Muscle energy techniques (METs) are a tool for physical therapists to strengthen patients' weak muscles, restore normal muscle tone, increase joint mobility, and improve circulation, musculoskeletal function, and overall well-being. First developed in 1948 by American osteopath Fred Mitchell, METs offer a valuable approach for practitioners of physiotherapy, sports therapy, osteopathy, chiropractic, yoga, and Pilates. METs are unique in their application: rather than the therapist initiating the effort, the patient contracts specific muscles against a resistance applied by the therapist, who is simply guiding the exertion in a controlled position and direction.
While METs have been in practice for decades, the theory behind them is often misunderstood and the possibilities for their application overlooked. Muscle Energy Techniques is the first affordable, accessible guide to METs for students and practitioners of all levels. Author John Gibbons walks readers through the assessment testing of chronically tight muscles and shows how to apply a specific MET to correct dysfunctional muscles and restore normality. Easy-to-follow postural muscle tables and 160 full-color photographs and illustrations aid practitioners in monitoring the progress of patients and provide students with the underpinning knowledge of the specific anatomy. The principles described can be incorporated quickly and effectively into a treatment plan and used to assist in the rehabilitation of anyone who is recovering from an injury.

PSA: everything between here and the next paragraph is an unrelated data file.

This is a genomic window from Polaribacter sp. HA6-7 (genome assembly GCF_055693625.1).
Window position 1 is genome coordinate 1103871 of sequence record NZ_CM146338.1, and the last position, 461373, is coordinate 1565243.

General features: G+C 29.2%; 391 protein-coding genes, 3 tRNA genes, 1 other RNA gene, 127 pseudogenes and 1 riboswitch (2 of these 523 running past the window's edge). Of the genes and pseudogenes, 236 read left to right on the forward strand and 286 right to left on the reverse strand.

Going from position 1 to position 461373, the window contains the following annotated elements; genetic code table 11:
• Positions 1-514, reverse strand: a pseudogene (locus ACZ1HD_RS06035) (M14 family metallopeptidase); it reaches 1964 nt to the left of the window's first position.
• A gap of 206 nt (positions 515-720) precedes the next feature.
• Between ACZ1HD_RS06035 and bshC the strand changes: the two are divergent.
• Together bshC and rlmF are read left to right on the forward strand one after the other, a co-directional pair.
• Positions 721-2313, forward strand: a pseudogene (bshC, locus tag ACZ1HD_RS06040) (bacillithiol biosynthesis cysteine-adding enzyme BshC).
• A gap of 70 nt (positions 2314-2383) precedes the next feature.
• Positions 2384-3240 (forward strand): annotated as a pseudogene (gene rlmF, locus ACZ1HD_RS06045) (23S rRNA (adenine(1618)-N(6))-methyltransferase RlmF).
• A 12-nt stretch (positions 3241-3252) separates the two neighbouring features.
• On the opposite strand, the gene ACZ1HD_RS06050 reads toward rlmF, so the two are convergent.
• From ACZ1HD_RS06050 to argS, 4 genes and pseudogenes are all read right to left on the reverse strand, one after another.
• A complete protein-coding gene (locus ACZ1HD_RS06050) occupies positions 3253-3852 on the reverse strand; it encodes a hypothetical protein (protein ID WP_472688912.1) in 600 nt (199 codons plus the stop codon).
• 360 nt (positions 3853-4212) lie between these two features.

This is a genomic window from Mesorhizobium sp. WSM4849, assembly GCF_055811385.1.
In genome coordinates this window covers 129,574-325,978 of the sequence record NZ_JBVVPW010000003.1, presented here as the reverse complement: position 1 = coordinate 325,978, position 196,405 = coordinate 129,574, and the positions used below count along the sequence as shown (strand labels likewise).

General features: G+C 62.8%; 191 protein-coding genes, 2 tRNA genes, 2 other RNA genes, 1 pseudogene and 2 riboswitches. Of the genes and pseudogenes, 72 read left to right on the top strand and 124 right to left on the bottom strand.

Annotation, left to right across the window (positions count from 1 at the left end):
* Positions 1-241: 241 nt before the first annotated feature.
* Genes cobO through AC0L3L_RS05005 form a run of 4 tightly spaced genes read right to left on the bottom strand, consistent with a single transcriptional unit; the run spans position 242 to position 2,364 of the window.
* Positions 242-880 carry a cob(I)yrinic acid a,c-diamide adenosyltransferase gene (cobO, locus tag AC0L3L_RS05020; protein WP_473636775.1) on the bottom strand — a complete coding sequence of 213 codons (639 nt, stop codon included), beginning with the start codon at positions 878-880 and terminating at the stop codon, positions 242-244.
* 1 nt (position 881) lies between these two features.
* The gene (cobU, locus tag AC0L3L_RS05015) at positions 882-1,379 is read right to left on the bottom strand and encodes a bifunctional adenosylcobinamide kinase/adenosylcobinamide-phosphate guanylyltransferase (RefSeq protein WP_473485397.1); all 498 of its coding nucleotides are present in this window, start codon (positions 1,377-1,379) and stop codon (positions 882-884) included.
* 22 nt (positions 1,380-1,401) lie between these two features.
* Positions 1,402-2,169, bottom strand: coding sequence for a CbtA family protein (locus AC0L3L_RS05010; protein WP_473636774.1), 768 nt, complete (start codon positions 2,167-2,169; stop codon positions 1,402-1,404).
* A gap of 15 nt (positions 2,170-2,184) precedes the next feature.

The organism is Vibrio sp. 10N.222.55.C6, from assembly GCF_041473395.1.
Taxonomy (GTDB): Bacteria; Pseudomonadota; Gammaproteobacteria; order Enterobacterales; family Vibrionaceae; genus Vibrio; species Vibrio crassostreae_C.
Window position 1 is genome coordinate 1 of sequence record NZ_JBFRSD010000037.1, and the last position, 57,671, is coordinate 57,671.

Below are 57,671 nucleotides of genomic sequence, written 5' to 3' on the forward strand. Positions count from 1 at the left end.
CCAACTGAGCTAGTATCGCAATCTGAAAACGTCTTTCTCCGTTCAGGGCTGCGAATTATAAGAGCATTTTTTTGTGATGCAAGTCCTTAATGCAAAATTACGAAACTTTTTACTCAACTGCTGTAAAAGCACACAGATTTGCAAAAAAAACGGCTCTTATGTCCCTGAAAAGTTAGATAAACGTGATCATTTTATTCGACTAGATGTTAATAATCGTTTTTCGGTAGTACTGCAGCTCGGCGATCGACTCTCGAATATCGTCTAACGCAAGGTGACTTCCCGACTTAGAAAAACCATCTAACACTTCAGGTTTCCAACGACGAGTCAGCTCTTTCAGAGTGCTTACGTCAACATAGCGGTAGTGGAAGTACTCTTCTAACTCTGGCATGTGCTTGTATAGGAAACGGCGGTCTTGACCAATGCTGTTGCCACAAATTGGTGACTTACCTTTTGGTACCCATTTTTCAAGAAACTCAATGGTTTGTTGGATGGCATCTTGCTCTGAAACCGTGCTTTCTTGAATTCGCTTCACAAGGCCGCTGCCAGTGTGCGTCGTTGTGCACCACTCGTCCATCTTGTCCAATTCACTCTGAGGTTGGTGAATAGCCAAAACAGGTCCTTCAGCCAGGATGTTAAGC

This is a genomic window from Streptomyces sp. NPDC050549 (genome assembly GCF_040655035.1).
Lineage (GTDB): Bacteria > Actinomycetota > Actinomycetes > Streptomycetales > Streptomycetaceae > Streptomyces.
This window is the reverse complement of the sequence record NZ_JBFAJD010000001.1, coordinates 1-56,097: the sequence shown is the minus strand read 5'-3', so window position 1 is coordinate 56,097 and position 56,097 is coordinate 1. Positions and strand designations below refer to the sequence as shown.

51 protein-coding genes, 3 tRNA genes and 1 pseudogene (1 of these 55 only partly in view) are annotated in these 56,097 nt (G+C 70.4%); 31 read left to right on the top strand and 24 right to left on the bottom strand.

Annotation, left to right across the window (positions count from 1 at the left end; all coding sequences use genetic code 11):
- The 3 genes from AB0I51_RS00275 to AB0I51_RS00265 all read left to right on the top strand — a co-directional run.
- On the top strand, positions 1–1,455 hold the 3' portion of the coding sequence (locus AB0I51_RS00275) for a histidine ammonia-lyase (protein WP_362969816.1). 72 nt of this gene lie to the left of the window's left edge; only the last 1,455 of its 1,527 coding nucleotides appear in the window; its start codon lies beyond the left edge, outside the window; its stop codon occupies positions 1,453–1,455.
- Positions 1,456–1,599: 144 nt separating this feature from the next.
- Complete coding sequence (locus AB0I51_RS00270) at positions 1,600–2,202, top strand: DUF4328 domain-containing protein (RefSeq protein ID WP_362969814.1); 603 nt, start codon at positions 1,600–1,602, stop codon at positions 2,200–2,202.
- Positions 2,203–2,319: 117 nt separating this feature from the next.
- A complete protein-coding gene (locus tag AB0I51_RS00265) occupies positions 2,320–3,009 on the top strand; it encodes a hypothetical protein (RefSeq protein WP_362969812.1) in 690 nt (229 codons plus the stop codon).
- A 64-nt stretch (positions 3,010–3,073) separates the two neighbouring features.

Table of Contents:
Chapter 1: Anatomical Terminology
Chapter 2: Planes of Body Motion
Chapter 3: Muscles and Function
Chapter 4: Theory of Muscle Energy Techniques
Chapter 5: Muscle Imbalances
Chapter 6: Core Muscle Relationships
Chapter 7: Upper Body
Chapter 8: Lower Body
Chapter 9: Trunk
Chapter 10: Specific Testing for Muscle Weakness